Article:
Inventor of the LED

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nsaspook

Joined Aug 27, 2009
6,885

Why does this guy not have a Nobel prize when the 2014 Nobel physics prize was for blue LEDs?

http://bigstory.ap.org/article/e48f1b28d0614585ac46d2ce7df43c3f/led-inventor-feels-work-bypassed-nobel

But Tuesday's Nobel Prize in physics to the men who created the first blue LED prompted the retired University of Illinois professor to question why that LED is worthy while his — the very first — is not. In an interview with The Associated Press in the Urbana, Illinois, assisted-living facility where he resides, the 85-year-old Holonyak said the blue LED would never have happened without the work he and others did in the early 1960s.

"The LED as you know it today comes from us," he said, sitting next to his bed thumbing through the book "The Bright Stuff," about him and his invention. "The blue LED? You cannot get to it, cannot (without that)."
http://spectrum.ieee.org/semiconductors/optoelectronics/red-hot
 
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rogs

Joined Aug 28, 2009
279
The history of science is full of this kind of thing --although to be fair, the Nobel Committee have often seen sense in the past.
In 1948 Shockley tried to take all the glory for the invention of the transistor -- to the exclusion of Brattain and Bardeen
(you can see something on the patent 'battle' here: http://www.pbs.org/transistor/background1/events/patbat.html )
In the end though all 3 shared the Nobel prize in 1956......

And earlier ,Fleming with Pencillin.....although again Florey and Chain did share the actual Nobel prize.

So why not this time?........I guess it's the old story..it's not what you know (or did) -- but who you know.
I suppose the fact that 3 is the maximum number of people that can share a Nobel Prize might have made things a bit difficult as well !....

I'll bet that some of the most important things that affect our lives today have been credited to the wrong people... although who has had their thunder stolen we'll never know of course. These 'prima donnas' who do steal the credit usually manage to cover their tracks well.....

I wonder if these recipients turned around at any time and said 'what about Holonyak?'.......hmmm....

Of course, if we're being pedantic then I suppose you need to consider Oleg Losev.. and even Marconi's assistant Henry Round in 1907 when it comes to the 'discovery' of LEDs, but I would have thought Holonyak was a key player in the field of LEDs... no wonder he feels 'bypassed'!
 
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Thread Starter

nsaspook

Joined Aug 27, 2009
6,885
http://spectrum.ieee.org/tech-talk/geek-life/history/rcas-forgotten-work-on-the-blue-led
But there’s more to this story. “The background is kind of being swept under the rug,” says Benjamin Gross, a research fellow at the Chemical Heritage Foundation in Philadelphia. “All three of these gentlemen deserve their prize, but there is a prehistory to the LED.” In fact, almost two decades before the Japanese scientists had finished the work that would lead to their Nobel Prize, a young twenty-something materials researcher at RCA named Herbert Paul Maruska had already turned on an LED that glowed blue.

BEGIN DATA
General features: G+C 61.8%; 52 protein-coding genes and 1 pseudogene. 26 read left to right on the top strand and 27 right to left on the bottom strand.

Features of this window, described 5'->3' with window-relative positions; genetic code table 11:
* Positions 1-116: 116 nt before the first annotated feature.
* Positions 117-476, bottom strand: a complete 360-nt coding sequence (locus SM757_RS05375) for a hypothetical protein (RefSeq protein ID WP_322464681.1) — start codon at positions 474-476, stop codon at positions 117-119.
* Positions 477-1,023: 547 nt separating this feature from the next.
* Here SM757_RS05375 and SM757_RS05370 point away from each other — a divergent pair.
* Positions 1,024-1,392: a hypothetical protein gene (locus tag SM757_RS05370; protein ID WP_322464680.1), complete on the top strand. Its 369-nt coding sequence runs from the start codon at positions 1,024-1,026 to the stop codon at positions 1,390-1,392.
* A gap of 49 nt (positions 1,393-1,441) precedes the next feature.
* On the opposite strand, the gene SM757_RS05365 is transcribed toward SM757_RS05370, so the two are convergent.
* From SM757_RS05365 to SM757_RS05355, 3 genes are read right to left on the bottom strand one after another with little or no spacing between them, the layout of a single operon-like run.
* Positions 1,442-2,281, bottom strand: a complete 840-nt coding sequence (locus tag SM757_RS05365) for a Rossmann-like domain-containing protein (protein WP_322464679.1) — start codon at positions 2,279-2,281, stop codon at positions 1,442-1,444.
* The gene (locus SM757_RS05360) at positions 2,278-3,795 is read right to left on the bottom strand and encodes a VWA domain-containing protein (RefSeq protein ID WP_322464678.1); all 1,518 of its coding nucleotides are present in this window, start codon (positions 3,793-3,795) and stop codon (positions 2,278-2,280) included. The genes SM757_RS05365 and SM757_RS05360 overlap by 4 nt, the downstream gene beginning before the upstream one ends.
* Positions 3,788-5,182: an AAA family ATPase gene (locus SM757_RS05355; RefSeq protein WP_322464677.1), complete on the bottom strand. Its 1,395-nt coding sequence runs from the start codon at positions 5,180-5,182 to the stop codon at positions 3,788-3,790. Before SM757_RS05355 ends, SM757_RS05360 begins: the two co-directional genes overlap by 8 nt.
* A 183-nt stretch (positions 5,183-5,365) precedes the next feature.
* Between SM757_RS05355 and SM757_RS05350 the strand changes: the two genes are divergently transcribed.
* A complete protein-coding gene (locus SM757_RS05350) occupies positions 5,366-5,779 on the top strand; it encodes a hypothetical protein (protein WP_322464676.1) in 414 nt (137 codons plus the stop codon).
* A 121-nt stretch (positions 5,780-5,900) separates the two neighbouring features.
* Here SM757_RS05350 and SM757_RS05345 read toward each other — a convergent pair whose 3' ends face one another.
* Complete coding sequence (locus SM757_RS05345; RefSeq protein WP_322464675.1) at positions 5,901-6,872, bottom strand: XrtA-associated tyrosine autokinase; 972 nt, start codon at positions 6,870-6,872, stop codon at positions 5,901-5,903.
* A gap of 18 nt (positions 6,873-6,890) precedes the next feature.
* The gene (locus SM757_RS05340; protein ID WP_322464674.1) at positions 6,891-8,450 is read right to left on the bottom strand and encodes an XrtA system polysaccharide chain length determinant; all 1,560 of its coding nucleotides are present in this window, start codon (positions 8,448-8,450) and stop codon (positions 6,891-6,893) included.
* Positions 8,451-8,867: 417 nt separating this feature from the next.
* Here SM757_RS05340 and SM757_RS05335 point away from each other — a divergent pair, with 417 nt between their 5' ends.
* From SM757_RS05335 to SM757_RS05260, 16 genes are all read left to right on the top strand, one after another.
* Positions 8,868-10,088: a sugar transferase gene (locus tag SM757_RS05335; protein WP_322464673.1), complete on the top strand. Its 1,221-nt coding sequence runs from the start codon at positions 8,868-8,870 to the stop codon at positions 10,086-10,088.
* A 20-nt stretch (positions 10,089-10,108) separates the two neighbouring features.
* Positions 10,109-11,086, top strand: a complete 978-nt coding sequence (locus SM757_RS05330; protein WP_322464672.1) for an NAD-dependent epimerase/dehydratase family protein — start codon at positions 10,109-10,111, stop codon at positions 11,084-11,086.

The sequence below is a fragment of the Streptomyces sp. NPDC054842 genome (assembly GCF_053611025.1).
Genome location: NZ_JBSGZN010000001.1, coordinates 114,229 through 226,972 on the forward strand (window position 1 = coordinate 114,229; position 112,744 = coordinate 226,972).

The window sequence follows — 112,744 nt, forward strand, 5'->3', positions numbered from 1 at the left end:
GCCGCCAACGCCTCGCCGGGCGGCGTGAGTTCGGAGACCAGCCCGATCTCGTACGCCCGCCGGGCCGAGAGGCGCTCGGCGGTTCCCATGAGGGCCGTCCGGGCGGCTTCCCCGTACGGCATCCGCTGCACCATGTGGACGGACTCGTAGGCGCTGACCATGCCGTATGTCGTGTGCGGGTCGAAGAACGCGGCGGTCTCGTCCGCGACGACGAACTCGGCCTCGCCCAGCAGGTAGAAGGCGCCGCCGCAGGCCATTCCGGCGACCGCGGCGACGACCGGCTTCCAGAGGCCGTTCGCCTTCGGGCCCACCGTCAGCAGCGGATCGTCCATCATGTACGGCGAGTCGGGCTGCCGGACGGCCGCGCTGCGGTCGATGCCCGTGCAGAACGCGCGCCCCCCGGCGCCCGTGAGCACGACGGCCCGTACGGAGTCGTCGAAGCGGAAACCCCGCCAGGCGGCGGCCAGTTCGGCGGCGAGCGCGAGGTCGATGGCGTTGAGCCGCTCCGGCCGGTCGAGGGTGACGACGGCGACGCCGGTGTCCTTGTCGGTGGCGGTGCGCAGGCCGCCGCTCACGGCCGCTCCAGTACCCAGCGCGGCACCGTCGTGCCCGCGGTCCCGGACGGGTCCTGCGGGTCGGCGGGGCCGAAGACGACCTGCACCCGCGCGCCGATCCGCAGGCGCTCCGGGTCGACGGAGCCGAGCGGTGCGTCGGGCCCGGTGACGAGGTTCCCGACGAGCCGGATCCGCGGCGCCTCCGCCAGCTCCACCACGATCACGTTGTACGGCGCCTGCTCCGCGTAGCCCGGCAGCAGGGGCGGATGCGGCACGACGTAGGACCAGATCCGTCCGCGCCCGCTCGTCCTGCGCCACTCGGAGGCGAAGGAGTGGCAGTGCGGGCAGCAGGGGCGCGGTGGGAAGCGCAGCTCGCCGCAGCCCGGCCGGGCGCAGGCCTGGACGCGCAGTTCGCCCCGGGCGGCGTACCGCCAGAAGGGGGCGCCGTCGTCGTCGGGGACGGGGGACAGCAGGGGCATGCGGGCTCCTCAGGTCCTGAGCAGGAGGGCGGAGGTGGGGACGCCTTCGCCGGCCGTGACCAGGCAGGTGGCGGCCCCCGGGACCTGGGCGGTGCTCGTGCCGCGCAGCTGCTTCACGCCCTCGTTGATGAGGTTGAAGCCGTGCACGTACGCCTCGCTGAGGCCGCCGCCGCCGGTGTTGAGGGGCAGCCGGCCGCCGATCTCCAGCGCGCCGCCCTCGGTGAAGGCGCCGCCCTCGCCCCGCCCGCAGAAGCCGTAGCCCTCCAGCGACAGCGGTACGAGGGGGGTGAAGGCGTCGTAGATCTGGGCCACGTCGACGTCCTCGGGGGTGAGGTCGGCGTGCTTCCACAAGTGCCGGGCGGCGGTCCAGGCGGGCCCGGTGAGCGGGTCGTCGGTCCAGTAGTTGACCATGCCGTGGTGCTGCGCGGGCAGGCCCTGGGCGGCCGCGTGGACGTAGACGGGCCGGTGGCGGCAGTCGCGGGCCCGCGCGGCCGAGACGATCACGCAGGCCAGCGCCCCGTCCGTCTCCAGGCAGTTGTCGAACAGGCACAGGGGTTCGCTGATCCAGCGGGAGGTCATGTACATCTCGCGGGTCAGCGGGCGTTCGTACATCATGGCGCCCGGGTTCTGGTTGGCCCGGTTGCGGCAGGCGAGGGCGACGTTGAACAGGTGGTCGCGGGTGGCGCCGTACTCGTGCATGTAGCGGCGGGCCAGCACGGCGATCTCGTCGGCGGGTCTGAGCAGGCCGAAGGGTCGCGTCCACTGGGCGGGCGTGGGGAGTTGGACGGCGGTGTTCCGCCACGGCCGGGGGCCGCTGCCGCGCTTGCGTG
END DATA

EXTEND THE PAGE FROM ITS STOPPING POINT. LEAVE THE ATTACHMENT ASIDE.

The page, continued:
http://online.wsj.com/articles/benjamin-gross-how-america-lighted-the-way-for-a-japanese-nobel-1412900717
http://www.sslighting.net/news/features/maruska_blue_led_history.pdf
 
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wayneh

Joined Sep 9, 2010
16,228
Why does this guy not have a Nobel prize when the 2014 Nobel physics prize was for blue LEDs?
When I was a kid and starting on a path to be a scientist, I dreamt of one day perhaps winning a Nobel prize. Now, as an adult, I am saddened by what the Nobel prize has become. They occasionally go to the "right" recipients, maybe more often than not, but a Peace prize for Obama just 11 days after he was first elected?! And scam artist Al Gore? Good grief.

As a fellow Illini alum, the snubbing of Holonyak (a U. of Illinois graduate) just serves to further embitter me towards the Nobel.

If I were to win one, I would be very conflicted and might even refuse it - a lifelong dream - in protest. Bastards.
 

Thread Starter

nsaspook

Joined Aug 27, 2009
6,885
Actually, Russian Oleg Losev created the first LED in 1927. See:-

http://www.nanophotonics.org.uk/niz/publications/zheludev-2007-ltl.pdf
He deserves credit for it's theory of operation and the "Light Relay" but his invention wasn't really a practical PN junction device. It was really electroluminescence from silicon carbide in a contact device with a extremely low efficiency.
http://en.wikipedia.org/wiki/Oleg_Losev#Light-emitting_diodes
On the shoulders of giants.
 

rogs

Joined Aug 28, 2009
279
Actually, Russian Oleg Losev created the first LED in 1927.
You'll see I already mentioned Oleg Losev in my post above, where I also mention Henry Round who was probably the first to 'discover' the LED effect, even if he - like Losev - didn't actually produce anything really useful.

Holonyak's work is in a different category of 'usefulness' compared to those two. In fact, without his pioneering work, then the work for which this Nobel Prize has been awarded probably couldn't have happened.
Which is all he's really saying........
 
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